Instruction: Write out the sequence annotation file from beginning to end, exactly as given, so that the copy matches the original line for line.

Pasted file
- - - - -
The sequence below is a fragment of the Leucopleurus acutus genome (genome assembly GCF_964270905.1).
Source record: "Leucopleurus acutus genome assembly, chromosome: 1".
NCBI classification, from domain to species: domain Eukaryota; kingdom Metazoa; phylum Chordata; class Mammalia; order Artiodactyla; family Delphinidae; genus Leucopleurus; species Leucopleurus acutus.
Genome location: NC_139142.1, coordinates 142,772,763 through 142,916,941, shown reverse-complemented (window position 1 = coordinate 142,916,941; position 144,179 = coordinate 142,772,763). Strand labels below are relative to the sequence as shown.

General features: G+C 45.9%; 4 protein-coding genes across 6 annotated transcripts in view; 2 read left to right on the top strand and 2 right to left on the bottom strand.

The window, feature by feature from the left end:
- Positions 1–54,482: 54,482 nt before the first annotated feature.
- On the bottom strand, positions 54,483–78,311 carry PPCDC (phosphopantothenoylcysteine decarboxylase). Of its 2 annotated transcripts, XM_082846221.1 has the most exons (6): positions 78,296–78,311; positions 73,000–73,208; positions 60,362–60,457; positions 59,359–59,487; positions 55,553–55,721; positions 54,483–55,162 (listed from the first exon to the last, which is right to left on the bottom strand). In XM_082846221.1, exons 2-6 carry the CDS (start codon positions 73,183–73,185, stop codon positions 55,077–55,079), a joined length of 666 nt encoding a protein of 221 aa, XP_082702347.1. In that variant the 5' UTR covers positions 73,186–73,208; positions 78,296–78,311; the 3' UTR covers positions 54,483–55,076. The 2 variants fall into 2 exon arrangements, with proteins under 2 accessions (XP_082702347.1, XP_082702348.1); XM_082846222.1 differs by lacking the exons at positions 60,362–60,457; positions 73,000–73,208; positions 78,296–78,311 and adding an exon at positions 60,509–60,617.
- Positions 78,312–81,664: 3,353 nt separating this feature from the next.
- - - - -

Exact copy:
The sequence below is a fragment of the Leucopleurus acutus genome (genome assembly GCF_964270905.1).
Source record: "Leucopleurus acutus genome assembly, chromosome: 1".
NCBI classification, from domain to species: domain Eukaryota; kingdom Metazoa; phylum Chordata; class Mammalia; order Artiodactyla; family Delphinidae; genus Leucopleurus; species Leucopleurus acutus.
Genome location: NC_139142.1, coordinates 142,772,763 through 142,916,941, shown reverse-complemented (window position 1 = coordinate 142,916,941; position 144,179 = coordinate 142,772,763). Strand labels below are relative to the sequence as shown.

General features: G+C 45.9%; 4 protein-coding genes across 6 annotated transcripts in view; 2 read left to right on the top strand and 2 right to left on the bottom strand.

The window, feature by feature from the left end:
- Positions 1–54,482: 54,482 nt before the first annotated feature.
- On the bottom strand, positions 54,483–78,311 carry PPCDC (phosphopantothenoylcysteine decarboxylase). Of its 2 annotated transcripts, XM_082846221.1 has the most exons (6): positions 78,296–78,311; positions 73,000–73,208; positions 60,362–60,457; positions 59,359–59,487; positions 55,553–55,721; positions 54,483–55,162 (listed from the first exon to the last, which is right to left on the bottom strand). In XM_082846221.1, exons 2-6 carry the CDS (start codon positions 73,183–73,185, stop codon positions 55,077–55,079), a joined length of 666 nt encoding a protein of 221 aa, XP_082702347.1. In that variant the 5' UTR covers positions 73,186–73,208; positions 78,296–78,311; the 3' UTR covers positions 54,483–55,076. The 2 variants fall into 2 exon arrangements, with proteins under 2 accessions (XP_082702347.1, XP_082702348.1); XM_082846222.1 differs by lacking the exons at positions 60,362–60,457; positions 73,000–73,208; positions 78,296–78,311 and adding an exon at positions 60,509–60,617.
- Positions 78,312–81,664: 3,353 nt separating this feature from the next.